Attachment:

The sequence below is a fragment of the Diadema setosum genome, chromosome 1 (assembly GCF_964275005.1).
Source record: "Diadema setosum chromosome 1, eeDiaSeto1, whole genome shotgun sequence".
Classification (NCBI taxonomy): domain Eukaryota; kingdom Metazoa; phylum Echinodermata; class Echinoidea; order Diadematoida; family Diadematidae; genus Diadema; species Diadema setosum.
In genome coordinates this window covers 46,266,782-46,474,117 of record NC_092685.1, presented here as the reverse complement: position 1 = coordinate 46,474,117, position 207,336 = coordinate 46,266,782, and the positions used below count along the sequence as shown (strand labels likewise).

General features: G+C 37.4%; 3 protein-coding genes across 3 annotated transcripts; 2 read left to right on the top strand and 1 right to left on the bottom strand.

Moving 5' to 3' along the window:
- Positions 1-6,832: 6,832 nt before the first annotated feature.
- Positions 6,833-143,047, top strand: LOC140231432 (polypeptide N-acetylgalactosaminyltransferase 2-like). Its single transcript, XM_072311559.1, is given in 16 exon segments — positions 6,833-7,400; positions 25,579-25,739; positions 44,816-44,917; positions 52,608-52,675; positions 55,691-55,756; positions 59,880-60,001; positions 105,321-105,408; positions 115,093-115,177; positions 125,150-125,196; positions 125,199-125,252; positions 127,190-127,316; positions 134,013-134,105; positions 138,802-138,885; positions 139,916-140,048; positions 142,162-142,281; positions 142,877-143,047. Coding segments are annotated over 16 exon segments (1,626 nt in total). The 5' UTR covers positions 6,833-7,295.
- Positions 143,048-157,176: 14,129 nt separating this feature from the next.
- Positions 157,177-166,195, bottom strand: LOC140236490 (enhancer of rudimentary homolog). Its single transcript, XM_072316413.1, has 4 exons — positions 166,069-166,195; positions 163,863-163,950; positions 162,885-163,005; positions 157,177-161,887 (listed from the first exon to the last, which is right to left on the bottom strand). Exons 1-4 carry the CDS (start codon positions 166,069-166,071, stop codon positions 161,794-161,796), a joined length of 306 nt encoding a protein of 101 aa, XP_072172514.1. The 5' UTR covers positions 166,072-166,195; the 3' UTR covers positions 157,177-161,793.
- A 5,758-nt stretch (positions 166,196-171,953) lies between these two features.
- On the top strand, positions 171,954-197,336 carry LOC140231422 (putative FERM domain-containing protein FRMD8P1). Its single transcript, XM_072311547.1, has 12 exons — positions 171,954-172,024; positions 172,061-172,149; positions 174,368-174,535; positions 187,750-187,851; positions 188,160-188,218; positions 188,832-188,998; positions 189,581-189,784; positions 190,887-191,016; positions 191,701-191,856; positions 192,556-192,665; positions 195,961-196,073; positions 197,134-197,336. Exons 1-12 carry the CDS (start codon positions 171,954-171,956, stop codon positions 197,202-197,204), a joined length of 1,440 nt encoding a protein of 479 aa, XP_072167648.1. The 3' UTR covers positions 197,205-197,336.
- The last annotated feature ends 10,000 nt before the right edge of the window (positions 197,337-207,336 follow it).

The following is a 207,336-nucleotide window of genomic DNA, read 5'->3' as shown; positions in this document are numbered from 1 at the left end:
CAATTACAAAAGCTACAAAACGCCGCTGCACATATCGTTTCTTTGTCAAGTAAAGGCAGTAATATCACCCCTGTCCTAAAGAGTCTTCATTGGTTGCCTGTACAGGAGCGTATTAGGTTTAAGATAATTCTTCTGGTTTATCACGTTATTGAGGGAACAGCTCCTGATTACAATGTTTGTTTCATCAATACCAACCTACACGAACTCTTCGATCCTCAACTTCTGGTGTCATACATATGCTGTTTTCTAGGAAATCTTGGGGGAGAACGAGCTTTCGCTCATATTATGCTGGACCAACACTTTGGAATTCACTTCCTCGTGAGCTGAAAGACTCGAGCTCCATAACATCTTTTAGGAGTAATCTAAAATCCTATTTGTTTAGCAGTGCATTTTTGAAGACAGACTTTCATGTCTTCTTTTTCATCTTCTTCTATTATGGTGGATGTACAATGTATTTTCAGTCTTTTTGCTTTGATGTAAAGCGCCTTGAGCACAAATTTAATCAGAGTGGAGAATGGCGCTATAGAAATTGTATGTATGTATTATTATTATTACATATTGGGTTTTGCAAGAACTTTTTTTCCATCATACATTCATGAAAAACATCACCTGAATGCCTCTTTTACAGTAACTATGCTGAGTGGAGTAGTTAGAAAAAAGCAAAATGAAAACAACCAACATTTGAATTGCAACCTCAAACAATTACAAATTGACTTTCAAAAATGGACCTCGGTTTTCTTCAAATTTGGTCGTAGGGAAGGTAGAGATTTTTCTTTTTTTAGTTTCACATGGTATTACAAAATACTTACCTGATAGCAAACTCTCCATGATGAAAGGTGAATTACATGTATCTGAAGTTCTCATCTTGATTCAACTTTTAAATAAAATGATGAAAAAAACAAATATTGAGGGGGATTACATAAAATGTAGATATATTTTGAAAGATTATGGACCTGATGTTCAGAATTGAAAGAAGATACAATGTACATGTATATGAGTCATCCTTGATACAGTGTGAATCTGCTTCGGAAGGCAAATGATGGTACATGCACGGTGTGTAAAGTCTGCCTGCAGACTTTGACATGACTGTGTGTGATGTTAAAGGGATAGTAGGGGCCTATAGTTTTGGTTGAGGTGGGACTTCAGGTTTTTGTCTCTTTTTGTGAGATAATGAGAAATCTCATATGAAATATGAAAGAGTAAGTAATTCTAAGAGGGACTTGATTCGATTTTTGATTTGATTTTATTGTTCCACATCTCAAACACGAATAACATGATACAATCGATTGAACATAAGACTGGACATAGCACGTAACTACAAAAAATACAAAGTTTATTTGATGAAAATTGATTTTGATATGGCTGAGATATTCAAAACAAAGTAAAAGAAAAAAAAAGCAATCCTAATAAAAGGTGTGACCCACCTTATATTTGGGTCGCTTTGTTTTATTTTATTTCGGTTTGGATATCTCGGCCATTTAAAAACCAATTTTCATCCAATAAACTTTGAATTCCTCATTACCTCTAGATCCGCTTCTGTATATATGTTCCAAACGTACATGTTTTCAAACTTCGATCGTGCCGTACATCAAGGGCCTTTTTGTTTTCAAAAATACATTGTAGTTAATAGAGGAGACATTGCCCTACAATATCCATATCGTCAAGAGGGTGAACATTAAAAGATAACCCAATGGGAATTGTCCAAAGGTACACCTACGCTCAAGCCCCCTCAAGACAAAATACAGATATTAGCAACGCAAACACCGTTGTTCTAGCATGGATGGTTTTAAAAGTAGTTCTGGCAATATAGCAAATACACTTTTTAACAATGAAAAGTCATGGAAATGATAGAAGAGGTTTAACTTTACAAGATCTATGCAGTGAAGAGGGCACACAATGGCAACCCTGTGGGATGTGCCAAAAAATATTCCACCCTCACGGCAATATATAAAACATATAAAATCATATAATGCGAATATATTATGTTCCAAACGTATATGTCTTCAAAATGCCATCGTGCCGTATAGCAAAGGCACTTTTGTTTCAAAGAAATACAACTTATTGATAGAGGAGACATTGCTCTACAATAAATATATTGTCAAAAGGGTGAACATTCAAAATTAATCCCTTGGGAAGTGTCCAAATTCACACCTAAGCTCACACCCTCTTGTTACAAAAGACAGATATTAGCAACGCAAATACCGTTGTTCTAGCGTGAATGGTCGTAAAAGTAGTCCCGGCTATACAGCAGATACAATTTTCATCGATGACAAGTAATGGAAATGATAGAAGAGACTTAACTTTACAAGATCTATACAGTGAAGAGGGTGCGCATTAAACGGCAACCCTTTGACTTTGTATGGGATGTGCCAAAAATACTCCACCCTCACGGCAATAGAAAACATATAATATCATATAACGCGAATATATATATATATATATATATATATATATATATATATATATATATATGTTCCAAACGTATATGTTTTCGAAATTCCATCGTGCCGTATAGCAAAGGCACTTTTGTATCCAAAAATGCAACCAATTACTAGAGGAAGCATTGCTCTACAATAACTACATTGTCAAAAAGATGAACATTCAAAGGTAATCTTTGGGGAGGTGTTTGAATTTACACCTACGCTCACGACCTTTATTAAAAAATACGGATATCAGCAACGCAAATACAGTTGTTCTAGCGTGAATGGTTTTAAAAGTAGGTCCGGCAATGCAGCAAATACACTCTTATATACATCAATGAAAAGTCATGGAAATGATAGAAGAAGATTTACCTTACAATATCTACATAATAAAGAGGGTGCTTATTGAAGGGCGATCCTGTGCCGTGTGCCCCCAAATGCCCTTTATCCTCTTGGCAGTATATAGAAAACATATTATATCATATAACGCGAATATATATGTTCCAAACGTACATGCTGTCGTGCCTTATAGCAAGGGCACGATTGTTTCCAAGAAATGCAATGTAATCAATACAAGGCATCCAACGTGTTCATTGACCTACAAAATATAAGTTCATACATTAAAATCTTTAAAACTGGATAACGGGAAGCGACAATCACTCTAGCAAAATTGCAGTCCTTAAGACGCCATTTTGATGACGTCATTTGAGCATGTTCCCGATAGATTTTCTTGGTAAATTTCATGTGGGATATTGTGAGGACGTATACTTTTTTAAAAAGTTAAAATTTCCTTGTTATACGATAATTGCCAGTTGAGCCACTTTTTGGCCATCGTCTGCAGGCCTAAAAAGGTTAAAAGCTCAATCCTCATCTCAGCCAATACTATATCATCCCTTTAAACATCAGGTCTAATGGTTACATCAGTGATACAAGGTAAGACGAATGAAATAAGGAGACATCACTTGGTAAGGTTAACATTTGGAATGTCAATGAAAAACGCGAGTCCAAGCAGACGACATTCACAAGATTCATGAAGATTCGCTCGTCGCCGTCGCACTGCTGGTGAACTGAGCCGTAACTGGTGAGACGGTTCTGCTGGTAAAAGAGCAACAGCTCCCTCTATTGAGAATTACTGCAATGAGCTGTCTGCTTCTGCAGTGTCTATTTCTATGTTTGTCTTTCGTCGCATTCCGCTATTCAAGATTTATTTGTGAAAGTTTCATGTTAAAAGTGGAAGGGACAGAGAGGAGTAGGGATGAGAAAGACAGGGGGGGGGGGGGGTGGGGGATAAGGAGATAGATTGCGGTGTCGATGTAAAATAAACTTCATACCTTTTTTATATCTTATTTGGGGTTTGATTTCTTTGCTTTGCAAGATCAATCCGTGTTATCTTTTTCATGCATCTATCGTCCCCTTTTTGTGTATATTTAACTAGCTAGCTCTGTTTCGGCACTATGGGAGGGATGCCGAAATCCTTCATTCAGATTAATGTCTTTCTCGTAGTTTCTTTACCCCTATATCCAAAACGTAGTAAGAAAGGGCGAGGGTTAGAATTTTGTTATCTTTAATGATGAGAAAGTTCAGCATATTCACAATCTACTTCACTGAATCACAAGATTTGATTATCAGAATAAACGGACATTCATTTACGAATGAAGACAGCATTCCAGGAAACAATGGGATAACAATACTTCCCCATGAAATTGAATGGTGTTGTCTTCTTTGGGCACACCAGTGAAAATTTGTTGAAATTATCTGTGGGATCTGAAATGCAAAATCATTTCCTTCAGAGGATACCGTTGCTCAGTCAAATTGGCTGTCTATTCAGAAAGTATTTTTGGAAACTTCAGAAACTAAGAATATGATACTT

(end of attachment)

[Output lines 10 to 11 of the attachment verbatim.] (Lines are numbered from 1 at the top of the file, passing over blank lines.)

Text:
- Positions 157,177-166,195, bottom strand: LOC140236490 (enhancer of rudimentary homolog). Its single transcript, XM_072316413.1, has 4 exons — positions 166,069-166,195; positions 163,863-163,950; positions 162,885-163,005; positions 157,177-161,887 (listed from the first exon to the last, which is right to left on the bottom strand). Exons 1-4 carry the CDS (start codon positions 166,069-166,071, stop codon positions 161,794-161,796), a joined length of 306 nt encoding a protein of 101 aa, XP_072172514.1. The 5' UTR covers positions 166,072-166,195; the 3' UTR covers positions 157,177-161,793.
- A 5,758-nt stretch (positions 166,196-171,953) lies between these two features.